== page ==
New research, presented by Houston Symphony principal Brinton Smith:
Haydn’s “London Concerto”?
Haydn’s 1783 D major cello concerto (Hob VIIb:2) suffered a checkered reception for much of its early history. Much of this owes its long rumored association with Haydn’s principal cellist at Esterhazy, Anton Kraft, who for years was believed to have premiered and heavily influenced, or perhaps even composed, the work.
Now new research, published in 2019 by Thomas Tolley building on discoveries of Simon McVeigh, has clarified the origins of the concerto, presenting compelling evidence that it was neither written for nor debuted by Anton Kraft, but composed for and premiered in London.
On March 24th, 1784 in the London press, advertisements announced the debut that evening of “‘A new Concerto, Violoncello, Mr Cervetto, composed by Haydn.” (The C major concerto was, at this point, more than twenty years old) The concert series at Hanover Square in London was presented by Willoughby Bertie, 4th Earl of Abingdon, an amateur flautist and composer, who commissioned several new works by Haydn to present during his 1783 and 1784 concert series.
The soloist of the premiere, James Cervetto, was the son of the Italian Jewish immigrant and noted cellist Jacob Cervetto. Cervetto the younger was the principal cellist of the Italian Opera in London and one of England’s leading solo cellists, known for his tone and expression ‘equal to the best tenor voices’ as well as his brilliant virtuosity. As one of the early proponents of thumb position (including the use of the fourth finger in thumb position!) he could easily sightread violin parts at pitch when the need arose in chamber music. Haydn did not travel to London for the performances and is likely that the parts used for the premiere and a repeat performance one week later were destroyed to protect Haydn’s rights, as was the case with Abingdon’s other Haydn commissions. Reviews of the concerto’s 1784 debut emphasize how Haydn’s score was ideally matched to Cervetto’s strengths, particularly his expressive cantabile lyricism and florid virtuosity.
Why, then, has this concerto so long been associated with and even ascribed to Haydn’s first cellist at Esterhazy, Anton Kraft? Since the origins of the commission and premiere had until now been lost to history, the concerto required the skill of a top virtuoso, and Haydn and Kraft were both at Esterhazy near the date of composition, it was a reasonable assumption. However it also seems that Nikolaus Kraft, Anton’s son, supplied erroneous information to Gustav Schilling, who published in the 1837 Encyclopädie der gesammten musikalischen Wissenschaften the bold claim that the concerto was actually an early composition of Anton Kraft, submitted to Haydn for review and then inadvertently left among Haydn’s papers and published posthumously as the work of Haydn. We know now that this claim is clearly false and it surely would not have been made had Nikolaus Kraft or Schilling known in 1837 that Haydn’s manuscript still existed, that Haydn himself had inscribed the work into his catalog, or that it was not, in fact, published posthumously, but in 1804. (The André edition bore no date, but has been definitely dated by its plate numbers) It seems unlikely that Nikolaus Kraft, who was nine at the time Anton left Esterhazy and was trained as a cellist by his father, would not have known the true origins of the work. The false information he provided Schilling was likely a deliberate attempt to increase the legacy of his deceased father and their Kraft “brand.” Unfortunately, this great lie enmeshed itself to this concerto to such an extent that even to this day -in the face of overwhelming evidence to the contrary- many still imagine that there is some doubt as to its authenticity. Hopefully the newly revealed details of its commission and debut may finally put those rumors to rest.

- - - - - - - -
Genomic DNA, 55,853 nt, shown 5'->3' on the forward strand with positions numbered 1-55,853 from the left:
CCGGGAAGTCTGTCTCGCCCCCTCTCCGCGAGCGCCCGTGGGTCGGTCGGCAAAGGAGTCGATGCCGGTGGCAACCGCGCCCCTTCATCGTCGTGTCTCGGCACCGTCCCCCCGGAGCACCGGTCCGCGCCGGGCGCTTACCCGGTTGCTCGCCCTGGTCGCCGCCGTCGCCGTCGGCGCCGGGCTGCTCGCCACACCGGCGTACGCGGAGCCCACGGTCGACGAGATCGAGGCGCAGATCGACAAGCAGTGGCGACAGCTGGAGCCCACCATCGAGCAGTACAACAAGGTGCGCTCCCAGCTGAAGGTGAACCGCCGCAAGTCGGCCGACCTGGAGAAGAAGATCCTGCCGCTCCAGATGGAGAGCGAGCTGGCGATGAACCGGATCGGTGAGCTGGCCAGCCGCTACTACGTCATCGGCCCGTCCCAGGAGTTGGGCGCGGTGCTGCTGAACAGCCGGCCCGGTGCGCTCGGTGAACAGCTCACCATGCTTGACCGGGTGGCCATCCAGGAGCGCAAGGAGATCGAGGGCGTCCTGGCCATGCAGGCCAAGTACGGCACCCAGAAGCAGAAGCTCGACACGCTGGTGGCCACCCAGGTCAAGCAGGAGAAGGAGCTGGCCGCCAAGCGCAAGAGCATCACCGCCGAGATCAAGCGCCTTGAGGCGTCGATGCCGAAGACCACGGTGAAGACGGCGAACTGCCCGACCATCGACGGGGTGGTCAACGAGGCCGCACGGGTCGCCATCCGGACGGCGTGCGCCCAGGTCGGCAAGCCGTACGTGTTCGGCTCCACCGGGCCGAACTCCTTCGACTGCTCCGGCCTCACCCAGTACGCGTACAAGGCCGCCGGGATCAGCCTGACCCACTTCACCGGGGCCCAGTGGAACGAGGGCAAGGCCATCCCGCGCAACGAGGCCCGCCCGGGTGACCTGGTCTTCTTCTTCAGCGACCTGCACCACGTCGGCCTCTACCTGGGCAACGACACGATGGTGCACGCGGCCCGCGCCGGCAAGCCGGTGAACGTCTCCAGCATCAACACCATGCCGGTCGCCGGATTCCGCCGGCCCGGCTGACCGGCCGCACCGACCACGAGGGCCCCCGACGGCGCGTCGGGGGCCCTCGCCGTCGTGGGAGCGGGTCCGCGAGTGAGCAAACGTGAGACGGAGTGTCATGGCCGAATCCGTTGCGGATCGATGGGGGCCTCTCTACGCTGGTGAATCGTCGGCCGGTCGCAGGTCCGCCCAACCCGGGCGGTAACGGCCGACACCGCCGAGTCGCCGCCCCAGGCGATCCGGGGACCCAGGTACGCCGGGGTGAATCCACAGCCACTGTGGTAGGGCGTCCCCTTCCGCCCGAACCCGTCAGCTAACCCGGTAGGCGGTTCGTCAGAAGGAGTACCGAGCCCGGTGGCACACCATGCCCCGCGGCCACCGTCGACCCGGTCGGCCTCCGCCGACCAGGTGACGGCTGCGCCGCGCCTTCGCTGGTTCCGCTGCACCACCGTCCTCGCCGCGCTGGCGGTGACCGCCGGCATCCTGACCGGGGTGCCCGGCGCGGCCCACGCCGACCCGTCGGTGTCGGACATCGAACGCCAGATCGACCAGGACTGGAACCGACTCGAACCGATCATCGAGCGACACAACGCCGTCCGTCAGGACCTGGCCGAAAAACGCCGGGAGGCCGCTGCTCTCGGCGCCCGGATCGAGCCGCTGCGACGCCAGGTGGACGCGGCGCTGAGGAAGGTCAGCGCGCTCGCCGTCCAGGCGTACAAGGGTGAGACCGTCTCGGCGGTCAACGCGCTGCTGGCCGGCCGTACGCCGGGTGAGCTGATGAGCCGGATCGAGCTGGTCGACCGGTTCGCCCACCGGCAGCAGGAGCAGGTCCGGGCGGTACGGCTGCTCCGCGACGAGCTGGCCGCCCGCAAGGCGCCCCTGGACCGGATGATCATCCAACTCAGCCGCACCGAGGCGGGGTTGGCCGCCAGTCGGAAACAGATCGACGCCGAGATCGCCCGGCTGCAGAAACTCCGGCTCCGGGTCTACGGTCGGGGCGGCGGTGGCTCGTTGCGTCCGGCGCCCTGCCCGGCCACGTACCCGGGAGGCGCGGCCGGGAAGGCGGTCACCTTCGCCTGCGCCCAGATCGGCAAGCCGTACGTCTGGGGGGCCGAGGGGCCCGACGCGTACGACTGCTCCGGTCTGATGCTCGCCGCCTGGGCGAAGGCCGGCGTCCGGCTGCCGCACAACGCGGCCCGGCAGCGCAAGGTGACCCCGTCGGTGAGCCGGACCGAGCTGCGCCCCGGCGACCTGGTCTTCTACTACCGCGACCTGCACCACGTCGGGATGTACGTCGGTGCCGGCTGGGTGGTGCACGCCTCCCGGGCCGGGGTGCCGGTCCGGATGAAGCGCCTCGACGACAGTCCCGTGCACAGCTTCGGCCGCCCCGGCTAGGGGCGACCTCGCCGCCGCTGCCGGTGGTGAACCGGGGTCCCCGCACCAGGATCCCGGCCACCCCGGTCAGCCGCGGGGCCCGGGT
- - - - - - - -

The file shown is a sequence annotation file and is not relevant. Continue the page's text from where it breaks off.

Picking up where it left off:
My research into the origins of this concerto was inspired by concerts with the Houston Symphony. I am heavily indebted to Thomas Tolley whose groundbreaking research I am only surveying and whose paper should be read in its entirety for the rich level of background and detail it provides.